Halloween Horror Nights is almost here, and this year, Universal Studios is adding an all-new Stranger Things attraction to lure more guests to their parks around the world. In 2016, Matt and Ross Duffer - who are simply referred to as the Duffer Brothers, professionally - created the critically-acclaimed science fiction series Stranger Things, in which the first season follows a group of children (and adults, for that matter) who look for a boy that went missing in Hawkins, IN.
The thing is, the boy, Will Byers, didn't just disappear; he was taken by a monster whom the children call the Demogorgon. Incorporating a monster into an already compelling mystery story, and coupling that with a host of other science fiction tropes from the '70s and '80s, and Netflix had an extraordinary hit on their hands. In addition to consolidating various sci-fi aspects into one property, Stranger Things also has a tinge of horror in it - and it's that particular element Universal Studios is looking to exploit.
For this year's Halloween Horror Nights, Universal Studios Hollywood, Universal Orlando Resort, and Universal Studios Singapore will include a Stranger Things maze in their annual special event, which has been the brainchild of creative director John Murdy. Before the maze opens up to the public on September 14, Screen Rant was provided an opportunity to attend a behind-the-scenes tour of the maze in Hollywood. Here's everything we learned about the new attraction:
- This is the first time that a Horror Nights maze has been built on a soundstage, thus allowing for greater verticality in the Hawkins Lab. It was actually built on the Family Feud stage.
- The maze is based on season 1 of Stranger Things. They thought about including season 2, but focusing on one, singular story arc made for a more immersive experience.
- It's a journey throughout the entire season, beginning with the disappearance of Will and concluding with Eleven defeating the Demogorgon in the school's science classroom. Along the way, parkgoers will visit the Byers' house (going through Will's bedroom as well as the living room where Joyce is trying to communicate with Will), Hawkins Lab (where the Upside-Down is starting to leak into our world), and more notable locations.
- Attendees will also see all kinds of objects, such as Will's bike, lying around.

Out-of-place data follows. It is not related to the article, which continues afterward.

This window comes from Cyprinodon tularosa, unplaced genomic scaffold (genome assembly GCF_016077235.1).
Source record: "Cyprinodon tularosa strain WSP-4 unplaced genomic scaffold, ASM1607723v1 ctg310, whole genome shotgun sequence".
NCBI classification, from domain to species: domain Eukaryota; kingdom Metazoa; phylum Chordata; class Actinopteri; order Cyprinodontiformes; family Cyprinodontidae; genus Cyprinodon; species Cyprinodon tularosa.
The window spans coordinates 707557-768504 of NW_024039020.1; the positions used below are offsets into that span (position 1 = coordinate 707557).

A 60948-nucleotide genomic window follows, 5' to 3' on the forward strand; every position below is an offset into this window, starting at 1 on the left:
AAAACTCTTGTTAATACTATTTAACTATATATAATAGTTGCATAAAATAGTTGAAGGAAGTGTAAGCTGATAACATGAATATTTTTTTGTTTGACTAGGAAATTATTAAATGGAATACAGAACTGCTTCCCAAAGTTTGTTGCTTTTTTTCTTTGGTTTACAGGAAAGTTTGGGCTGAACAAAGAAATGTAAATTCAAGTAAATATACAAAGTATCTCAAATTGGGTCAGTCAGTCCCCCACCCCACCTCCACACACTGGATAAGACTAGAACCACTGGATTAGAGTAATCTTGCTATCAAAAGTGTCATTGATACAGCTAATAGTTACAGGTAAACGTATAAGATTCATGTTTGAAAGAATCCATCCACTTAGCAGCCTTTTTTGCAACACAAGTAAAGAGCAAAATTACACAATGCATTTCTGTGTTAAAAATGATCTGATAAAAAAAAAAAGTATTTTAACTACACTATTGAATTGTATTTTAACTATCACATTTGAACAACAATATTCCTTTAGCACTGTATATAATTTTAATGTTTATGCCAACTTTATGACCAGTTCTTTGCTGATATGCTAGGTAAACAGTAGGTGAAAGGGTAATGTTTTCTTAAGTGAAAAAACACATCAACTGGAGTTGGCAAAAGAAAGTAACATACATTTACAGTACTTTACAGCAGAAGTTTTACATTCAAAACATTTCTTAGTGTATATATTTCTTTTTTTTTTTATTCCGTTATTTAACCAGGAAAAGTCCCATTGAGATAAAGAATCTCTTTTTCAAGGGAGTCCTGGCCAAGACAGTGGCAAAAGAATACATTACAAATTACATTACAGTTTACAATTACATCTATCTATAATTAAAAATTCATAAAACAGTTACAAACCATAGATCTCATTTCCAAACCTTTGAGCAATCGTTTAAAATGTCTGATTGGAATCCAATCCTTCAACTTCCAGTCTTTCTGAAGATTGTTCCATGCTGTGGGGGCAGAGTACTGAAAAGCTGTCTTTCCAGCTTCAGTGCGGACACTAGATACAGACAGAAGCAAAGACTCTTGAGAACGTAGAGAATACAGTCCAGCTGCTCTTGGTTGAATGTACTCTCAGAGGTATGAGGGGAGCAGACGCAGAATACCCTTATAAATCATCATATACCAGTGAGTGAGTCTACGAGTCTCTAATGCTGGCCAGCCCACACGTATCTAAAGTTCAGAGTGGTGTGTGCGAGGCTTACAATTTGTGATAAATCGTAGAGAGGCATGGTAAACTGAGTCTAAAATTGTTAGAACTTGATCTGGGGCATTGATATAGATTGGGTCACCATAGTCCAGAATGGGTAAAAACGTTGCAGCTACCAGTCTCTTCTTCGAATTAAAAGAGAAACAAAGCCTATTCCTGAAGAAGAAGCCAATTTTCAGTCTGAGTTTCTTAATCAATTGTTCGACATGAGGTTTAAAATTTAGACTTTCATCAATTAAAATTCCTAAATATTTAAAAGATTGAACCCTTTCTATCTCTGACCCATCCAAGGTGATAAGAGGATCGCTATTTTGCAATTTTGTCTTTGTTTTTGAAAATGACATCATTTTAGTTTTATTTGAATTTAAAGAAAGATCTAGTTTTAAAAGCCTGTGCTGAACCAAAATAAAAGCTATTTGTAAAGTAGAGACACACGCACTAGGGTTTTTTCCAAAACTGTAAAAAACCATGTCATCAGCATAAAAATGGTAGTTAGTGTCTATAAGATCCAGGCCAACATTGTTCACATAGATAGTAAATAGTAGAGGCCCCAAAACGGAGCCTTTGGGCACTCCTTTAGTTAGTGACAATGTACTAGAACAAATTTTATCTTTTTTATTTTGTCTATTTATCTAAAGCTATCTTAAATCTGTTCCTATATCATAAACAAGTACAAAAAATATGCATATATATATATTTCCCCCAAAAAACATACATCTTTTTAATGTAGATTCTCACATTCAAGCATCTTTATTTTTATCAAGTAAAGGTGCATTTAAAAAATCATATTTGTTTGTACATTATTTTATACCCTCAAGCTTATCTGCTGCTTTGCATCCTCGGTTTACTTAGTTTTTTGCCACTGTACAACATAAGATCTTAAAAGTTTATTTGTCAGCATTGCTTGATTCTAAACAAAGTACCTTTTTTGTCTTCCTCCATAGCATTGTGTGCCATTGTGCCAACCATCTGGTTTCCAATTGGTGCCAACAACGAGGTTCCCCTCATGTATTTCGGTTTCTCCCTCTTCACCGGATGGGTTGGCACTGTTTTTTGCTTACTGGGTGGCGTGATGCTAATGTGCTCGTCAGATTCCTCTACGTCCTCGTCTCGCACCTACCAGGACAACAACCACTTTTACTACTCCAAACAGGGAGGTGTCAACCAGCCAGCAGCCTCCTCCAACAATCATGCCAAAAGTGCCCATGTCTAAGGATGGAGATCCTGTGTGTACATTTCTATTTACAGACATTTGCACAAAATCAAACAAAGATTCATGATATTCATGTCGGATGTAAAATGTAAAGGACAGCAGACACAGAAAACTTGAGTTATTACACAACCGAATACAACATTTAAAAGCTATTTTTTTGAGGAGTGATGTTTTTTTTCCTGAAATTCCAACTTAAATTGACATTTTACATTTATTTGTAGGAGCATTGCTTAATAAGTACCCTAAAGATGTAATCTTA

- And to further enhance the maze's immersion as well as its connection to the Netflix series, Universal has replicated the same flooring, wallpaper, etc. as the ones used in the TV show. Even the background paper in the Upside-Down section has been taken directly from the series. In order to make sure everything was accurate, over 40,000 pictures from the series were sent to the prop department for reference.
- Moreover, every sound heard in the maze also comes straight from the TV show.
- Getting the Upside-Down right was perhaps the toughest thing they had to do, according to Murdy. They understandably went through a lot of trial and error with that particular portion of the maze.
- There are 10 Demogorgons in total, spread throughout the maze - in places such as Castle Byers in the Upside-Down. Each one is a person in a creature suit, which were created the same people who made the suits for the show. But to enhance to horror factor, Universal also uses digital effects at times.
- One thing that Murdy noted towards the end of the tour was that, over the years, they've noticed people letting out a sigh of relief when they feel like they've reached the end of the maze. While they're usually "safe" once the maze is over, Universal is taking a different approach this time around, giving attendees one last scare before the maze is really over. We won't reveal what happens, but it's something that people will surely enjoy.
- Characters from the show - Joyce, Will, Nancy, Hopper - appear at various points throughout the maze, sometimes mimicking specific scenes from the show's first season.
- In the maze, attendees will be guided by things such as the Christmas lights, Dr. Brenner talking to them, and Chief Hopper yelling, "go, go, go!"
- If it's not digital or fake, then every person you see in the maze is real. Animatronics weren't used because they don't work all too well for live experiences.
Given that this is the first time that Halloween Horror Nights is utilizing a soundstage instead of a black tent outside, it will be interesting to see how it compares to traditional mazes in its final form, not to mention how it stands up against permanent attractions like The Walking Dead. AMC's zombie series was the annual event's former icon, but now that it has become a cornerstone of Horror Nights, it was time for Universal to look for another property to take The Walking Dead's place, and they couldn't have selected anything better than Stranger Things.
Since Stranger Things' popularity is shared across multiple generations, and since it's not as rooted in the horror genre as slasher and zombie movies and TV shows are, it just might be what Universal Studios needs to take Horror Nights to the next level.
Halloween Horror Nights at Universal Studios Hollywood runs on select nights from September 14 to November 3. Tickets are on sale now on the official Horror Nights website.